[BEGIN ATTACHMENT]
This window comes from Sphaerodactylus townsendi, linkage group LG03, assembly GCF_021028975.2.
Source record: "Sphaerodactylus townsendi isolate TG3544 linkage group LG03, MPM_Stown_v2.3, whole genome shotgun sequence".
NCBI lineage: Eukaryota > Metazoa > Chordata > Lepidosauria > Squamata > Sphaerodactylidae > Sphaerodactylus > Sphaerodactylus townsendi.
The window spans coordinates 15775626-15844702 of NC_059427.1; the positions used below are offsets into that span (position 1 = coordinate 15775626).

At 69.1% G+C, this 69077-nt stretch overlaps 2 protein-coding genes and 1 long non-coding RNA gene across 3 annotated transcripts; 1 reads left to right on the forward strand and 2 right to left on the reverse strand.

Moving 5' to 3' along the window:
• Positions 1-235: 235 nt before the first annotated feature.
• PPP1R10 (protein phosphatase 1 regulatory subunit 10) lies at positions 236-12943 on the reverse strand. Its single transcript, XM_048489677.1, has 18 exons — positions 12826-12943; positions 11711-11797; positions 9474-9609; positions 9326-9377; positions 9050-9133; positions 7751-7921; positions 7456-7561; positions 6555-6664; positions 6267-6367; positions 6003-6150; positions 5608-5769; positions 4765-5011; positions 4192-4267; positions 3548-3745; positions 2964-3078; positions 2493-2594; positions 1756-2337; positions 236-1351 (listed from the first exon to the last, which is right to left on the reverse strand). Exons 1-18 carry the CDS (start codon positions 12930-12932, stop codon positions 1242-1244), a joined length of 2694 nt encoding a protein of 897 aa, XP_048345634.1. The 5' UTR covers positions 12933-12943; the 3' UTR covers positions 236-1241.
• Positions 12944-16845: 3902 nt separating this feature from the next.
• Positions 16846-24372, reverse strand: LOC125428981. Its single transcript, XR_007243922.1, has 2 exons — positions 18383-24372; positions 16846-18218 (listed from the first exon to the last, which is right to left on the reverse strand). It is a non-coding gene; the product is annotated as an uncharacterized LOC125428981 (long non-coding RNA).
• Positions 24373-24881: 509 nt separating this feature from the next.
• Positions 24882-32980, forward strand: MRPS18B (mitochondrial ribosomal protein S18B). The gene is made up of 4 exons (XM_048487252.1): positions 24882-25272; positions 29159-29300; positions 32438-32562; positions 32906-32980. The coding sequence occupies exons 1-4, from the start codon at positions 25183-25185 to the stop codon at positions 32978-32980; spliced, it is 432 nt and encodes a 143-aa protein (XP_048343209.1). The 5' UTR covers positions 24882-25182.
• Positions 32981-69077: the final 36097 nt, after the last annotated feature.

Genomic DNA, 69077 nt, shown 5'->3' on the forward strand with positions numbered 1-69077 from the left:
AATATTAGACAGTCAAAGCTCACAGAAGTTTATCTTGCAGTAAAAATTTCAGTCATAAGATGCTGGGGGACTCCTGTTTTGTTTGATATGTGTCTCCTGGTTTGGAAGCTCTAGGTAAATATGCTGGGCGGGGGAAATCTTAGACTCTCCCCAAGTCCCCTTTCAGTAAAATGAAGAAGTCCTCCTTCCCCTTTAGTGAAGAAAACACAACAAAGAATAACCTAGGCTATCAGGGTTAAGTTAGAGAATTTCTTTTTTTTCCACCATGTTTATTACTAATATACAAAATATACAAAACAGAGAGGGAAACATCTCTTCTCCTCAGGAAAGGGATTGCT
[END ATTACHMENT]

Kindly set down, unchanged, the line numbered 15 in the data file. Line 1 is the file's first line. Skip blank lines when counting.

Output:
AATATTAGACAGTCAAAGCTCACAGAAGTTTATCTTGCAGTAAAAATTTCAGTCATAAGATGCTGGGGGACTCCTGTTTTGTTTGATATGTGTCTCCTGGTTTGGAAGCTCTAGGTAAATATGCTGGGCGGGGGAAATCTTAGACTCTCCCCAAGTCCCCTTTCAGTAAAATGAAGAAGTCCTCCTTCCCCTTTAGTGAAGAAAACACAACAAAGAATAACCTAGGCTATCAGGGTTAAGTTAGAGAATTTCTTTTTTTTCCACCATGTTTATTACTAATATACAAAATATACAAAACAGAGAGGGAAACATCTCTTCTCCTCAGGAAAGGGATTGCT